A bonus for improving subway stations has had good results in many locations, Ruchala said, but the funds can only be spent in very specific areas, and there aren’t always good options to invest in. “You get improvements that are not optimal for the entire district,” he said.
Under the new system, contributions from across East Midtown would be deposited in a dedicated fund and used to pay for the most-needed investments in the area. DCP officials, working with other city agencies and the MTA, have already identified two top priorities.
First, they want to improve pedestrian flow through the Grand Central subway station. New connections between the ground floor of the train station and the subway mezzanine and the mezzanine and the platforms, said Hsu-Chen, could enable people to get on and off the subway more quickly, easing a bottleneck that impedes the capacity of the entire Lexington Avenue line. The help will surely be appreciated by the cash-strapped MTA, which had budgeted for the city to provide some kind of mechanism to capture the property tax increases generated by East Side transit improvements.
Above ground, the pedestrianization of most of Vanderbilt Avenue, already capturing the attention of the press, was seen as a way to add public space to a neighborhood that has almost none. “It’s almost an alley compared to what you’d like to see,” said Ruchala. A DCP slide showed four of five blocks closed to cars and turned into green open space — between 43rd and 44th, the street would stay open to traffic, to facilitate access to the train station — but officials cautioned that there was neither a firm plan for the space nor any funds allocated to build it. The first building permits under the new zoning wouldn’t be issued for five years, so under this plan, any Vanderbilt Avenue plaza would be many years away.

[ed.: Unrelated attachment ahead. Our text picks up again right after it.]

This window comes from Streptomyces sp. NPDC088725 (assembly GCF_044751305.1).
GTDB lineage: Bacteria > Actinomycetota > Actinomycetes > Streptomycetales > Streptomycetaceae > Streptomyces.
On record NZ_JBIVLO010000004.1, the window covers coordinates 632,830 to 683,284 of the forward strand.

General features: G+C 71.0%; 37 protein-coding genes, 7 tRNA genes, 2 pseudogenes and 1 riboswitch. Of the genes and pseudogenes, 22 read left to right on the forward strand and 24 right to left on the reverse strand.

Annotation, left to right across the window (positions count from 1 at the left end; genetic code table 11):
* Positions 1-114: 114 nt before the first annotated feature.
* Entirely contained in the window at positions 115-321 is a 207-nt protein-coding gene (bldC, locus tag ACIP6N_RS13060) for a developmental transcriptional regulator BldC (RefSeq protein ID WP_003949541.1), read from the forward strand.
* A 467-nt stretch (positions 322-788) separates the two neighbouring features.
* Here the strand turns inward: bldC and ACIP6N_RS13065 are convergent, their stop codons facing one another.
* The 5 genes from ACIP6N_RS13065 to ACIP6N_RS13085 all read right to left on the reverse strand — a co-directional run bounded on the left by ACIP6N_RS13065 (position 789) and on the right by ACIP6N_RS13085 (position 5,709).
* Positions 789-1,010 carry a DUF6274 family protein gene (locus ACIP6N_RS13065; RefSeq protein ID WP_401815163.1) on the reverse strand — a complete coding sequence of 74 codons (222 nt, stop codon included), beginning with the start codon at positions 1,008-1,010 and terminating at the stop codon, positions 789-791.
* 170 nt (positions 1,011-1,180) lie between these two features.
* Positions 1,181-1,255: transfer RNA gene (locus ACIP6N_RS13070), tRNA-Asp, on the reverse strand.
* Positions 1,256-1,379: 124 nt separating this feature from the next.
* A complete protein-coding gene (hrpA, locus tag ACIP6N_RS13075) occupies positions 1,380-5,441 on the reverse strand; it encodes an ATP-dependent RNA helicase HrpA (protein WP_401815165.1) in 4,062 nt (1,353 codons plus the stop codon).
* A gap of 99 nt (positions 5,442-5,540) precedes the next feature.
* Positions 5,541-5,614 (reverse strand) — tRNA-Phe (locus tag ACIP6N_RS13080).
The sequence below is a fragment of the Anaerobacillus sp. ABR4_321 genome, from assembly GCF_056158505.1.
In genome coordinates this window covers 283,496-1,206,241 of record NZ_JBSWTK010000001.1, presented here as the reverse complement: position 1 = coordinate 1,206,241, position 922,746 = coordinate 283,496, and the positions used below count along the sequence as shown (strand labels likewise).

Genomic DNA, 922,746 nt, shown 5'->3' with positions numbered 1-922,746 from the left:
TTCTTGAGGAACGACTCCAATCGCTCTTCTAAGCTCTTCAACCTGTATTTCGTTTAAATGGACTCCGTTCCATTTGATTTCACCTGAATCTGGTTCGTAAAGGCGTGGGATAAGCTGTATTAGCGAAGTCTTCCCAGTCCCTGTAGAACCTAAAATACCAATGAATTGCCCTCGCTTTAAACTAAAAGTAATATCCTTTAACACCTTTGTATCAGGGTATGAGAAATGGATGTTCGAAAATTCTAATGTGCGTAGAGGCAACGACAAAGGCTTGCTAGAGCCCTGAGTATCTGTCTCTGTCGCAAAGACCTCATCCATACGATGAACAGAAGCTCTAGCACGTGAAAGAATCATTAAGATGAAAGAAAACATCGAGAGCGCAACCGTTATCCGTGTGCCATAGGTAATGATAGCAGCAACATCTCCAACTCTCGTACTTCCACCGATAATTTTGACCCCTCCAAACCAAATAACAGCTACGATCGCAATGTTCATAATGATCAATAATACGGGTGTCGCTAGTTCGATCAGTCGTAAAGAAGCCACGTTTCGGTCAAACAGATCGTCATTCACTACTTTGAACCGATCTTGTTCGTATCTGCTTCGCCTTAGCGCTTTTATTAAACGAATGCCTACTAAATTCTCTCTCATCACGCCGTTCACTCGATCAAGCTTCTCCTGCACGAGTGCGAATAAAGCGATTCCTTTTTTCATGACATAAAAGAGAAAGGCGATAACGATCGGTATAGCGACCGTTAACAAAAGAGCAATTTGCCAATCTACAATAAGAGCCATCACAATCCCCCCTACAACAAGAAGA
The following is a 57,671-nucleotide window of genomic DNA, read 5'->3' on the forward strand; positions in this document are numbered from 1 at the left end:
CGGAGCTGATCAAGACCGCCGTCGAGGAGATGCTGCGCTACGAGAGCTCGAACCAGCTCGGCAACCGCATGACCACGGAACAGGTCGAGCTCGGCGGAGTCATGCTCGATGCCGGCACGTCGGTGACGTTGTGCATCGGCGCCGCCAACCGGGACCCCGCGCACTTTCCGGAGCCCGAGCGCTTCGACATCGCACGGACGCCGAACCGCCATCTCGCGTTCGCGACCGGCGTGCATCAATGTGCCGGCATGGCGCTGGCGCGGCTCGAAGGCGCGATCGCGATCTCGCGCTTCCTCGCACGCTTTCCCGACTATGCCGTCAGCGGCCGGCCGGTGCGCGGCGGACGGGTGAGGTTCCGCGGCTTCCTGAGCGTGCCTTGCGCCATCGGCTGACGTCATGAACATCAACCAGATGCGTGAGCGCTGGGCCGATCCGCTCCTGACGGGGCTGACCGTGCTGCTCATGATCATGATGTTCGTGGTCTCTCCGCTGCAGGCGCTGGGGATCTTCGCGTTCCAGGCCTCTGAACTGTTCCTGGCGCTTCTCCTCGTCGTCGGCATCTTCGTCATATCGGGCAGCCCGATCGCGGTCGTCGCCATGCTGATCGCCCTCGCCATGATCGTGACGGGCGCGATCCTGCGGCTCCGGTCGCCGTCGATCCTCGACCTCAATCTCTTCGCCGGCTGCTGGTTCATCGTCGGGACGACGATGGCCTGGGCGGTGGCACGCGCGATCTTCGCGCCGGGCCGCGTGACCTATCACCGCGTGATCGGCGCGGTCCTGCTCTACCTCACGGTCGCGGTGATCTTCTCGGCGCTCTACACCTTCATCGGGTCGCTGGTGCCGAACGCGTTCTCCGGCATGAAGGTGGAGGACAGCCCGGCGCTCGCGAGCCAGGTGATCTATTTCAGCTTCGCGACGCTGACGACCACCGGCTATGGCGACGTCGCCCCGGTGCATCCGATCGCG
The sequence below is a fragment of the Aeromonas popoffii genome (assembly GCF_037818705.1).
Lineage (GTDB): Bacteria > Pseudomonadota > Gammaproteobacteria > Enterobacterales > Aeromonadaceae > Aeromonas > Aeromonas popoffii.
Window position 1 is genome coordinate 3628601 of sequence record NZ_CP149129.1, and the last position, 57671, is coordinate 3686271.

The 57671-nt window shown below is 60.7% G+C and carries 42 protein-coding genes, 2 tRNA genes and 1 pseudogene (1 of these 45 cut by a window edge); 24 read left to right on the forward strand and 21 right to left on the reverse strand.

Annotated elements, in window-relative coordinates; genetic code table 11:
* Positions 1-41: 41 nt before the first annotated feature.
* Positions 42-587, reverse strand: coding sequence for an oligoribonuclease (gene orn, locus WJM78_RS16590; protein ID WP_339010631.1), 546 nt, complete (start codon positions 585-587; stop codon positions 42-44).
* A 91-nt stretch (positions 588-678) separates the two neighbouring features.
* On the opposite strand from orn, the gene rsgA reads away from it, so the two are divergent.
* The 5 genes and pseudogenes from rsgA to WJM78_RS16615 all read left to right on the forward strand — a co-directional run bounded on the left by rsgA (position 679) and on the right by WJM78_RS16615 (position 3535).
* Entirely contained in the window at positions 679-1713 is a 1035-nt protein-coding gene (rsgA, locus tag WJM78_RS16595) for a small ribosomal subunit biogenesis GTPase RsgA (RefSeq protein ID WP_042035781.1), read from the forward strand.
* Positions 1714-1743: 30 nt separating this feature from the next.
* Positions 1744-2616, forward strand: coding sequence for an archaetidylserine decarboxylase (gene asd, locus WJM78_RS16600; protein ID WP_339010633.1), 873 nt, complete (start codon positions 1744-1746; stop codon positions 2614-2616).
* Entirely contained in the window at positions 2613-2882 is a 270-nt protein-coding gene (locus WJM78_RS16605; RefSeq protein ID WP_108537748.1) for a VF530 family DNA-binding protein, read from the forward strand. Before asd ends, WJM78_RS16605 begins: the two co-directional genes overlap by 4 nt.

In response to a question from a member of Community Board 5 during a presentation last night, Ruchala said that district improvement funds could also be used to fund bus improvements in the area and that the list of projects would be flexible as the demands of the area change.
Many community board members wanted to separate the pedestrian improvements from the timeline of development, especially since DCP saw only “a handful” of buildings being constructed over the next decades. “Why does there have to be the quid pro quo of additional density?” asked land use committee chair Kate McDonough, who contrasted it with the Department of Transportation’s faster-moving plaza program.
The Department of City Planning is still studying one additional way to increase pedestrian space in Midtown. On Madison and Lexington Avenues, the sidewalks are narrower than on most Manhattan avenues, and pedestrians are particularly constricted. In response, DCP is debating whether to require a setback for new construction on those two avenues as a way to add a bit more space to walk in. Ruchala said the city considered widening the sidewalks, but that “given the needs of the bus lanes on Madison and the existing traffic, that would be hard to do.”